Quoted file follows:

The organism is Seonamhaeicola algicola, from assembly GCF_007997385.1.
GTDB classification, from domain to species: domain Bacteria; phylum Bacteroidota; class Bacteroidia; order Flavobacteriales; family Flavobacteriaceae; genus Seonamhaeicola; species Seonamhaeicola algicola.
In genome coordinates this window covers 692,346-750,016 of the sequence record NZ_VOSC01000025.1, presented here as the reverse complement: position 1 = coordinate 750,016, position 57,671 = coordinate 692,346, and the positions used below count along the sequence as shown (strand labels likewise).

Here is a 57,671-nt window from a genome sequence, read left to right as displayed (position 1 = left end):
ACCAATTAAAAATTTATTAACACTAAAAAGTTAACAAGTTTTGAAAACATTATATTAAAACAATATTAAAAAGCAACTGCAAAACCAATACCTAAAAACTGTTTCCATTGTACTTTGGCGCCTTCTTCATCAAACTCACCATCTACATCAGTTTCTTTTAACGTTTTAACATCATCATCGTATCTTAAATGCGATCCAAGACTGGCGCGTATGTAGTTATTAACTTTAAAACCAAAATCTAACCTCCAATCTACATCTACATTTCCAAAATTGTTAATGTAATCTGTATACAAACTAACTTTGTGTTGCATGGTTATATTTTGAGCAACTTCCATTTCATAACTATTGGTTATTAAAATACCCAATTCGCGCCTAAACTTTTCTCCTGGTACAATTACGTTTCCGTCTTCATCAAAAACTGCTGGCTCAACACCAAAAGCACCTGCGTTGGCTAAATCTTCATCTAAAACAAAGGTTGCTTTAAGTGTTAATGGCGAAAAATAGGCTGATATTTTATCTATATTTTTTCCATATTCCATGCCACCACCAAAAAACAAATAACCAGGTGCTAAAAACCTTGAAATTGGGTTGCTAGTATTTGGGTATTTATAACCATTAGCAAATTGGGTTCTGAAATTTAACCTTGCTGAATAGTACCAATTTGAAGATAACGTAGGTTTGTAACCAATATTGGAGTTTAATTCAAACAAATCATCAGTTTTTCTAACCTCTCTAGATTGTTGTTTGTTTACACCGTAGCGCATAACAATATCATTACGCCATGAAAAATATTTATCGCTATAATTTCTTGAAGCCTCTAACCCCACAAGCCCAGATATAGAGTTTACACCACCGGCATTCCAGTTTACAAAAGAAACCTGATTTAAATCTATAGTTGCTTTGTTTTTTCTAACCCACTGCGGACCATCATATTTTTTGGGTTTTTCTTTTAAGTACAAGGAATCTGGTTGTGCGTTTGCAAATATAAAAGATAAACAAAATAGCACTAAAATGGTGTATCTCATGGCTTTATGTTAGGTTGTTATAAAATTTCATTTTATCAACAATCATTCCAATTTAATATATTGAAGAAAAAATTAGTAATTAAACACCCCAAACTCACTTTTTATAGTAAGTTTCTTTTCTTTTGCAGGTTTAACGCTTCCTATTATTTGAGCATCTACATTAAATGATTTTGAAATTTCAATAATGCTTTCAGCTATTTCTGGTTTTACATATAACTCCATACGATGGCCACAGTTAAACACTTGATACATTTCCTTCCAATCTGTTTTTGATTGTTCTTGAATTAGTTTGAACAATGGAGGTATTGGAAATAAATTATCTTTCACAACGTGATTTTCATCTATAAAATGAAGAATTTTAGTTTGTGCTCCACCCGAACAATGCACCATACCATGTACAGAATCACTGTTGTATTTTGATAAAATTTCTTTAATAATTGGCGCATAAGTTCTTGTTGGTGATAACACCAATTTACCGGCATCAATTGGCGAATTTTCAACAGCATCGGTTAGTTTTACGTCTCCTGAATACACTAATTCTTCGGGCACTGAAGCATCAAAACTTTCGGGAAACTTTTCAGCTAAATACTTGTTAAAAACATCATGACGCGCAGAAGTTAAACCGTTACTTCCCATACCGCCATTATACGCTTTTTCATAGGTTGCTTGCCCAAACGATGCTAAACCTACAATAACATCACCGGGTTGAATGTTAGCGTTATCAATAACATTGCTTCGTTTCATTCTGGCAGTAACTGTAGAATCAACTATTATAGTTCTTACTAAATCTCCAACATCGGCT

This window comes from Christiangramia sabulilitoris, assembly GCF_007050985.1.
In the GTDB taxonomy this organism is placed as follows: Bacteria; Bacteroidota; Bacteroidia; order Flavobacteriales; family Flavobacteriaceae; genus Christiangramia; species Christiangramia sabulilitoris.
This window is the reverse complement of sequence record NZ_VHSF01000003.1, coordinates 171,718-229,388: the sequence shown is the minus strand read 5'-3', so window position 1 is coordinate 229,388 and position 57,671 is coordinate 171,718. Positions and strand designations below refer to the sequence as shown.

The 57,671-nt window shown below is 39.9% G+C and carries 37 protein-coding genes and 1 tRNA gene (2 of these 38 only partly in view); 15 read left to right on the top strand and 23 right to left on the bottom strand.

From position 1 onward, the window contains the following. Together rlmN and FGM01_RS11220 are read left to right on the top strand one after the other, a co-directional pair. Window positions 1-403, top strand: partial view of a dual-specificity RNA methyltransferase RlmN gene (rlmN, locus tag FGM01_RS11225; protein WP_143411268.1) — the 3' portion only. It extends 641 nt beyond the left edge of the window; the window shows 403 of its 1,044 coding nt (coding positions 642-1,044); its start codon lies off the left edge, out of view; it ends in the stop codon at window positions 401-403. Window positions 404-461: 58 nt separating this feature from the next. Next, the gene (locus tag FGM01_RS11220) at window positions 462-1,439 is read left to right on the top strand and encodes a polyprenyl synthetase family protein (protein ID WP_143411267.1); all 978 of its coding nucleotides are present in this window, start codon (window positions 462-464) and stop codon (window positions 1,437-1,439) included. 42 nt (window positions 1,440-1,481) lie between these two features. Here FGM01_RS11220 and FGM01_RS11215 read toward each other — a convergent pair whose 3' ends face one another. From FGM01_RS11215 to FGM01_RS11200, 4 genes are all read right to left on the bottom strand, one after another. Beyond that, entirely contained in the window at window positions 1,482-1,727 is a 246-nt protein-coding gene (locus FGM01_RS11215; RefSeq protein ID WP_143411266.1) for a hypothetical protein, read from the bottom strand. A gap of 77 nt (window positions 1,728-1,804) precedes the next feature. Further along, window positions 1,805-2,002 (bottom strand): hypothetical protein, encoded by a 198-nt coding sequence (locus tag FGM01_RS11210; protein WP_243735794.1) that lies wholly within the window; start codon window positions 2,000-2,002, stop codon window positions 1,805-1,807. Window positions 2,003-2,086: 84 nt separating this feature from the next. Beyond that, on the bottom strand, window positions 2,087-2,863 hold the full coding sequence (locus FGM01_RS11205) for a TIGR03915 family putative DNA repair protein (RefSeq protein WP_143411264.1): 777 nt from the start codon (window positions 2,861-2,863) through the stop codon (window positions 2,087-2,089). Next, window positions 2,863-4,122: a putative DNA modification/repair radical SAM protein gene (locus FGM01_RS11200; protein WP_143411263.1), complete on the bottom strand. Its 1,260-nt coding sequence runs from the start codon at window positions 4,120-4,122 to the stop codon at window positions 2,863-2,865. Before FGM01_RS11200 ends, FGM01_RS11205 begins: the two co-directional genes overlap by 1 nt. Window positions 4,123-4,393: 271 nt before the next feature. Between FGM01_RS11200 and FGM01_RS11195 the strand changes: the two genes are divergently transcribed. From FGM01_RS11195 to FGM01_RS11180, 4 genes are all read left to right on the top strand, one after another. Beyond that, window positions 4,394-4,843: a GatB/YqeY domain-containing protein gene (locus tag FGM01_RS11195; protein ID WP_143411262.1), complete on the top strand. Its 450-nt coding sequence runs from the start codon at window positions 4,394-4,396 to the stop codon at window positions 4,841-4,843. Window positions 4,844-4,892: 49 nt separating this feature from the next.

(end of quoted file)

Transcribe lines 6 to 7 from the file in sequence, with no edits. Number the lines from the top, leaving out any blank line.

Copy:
This window comes from Christiangramia sabulilitoris, assembly GCF_007050985.1.
In the GTDB taxonomy this organism is placed as follows: Bacteria; Bacteroidota; Bacteroidia; order Flavobacteriales; family Flavobacteriaceae; genus Christiangramia; species Christiangramia sabulilitoris.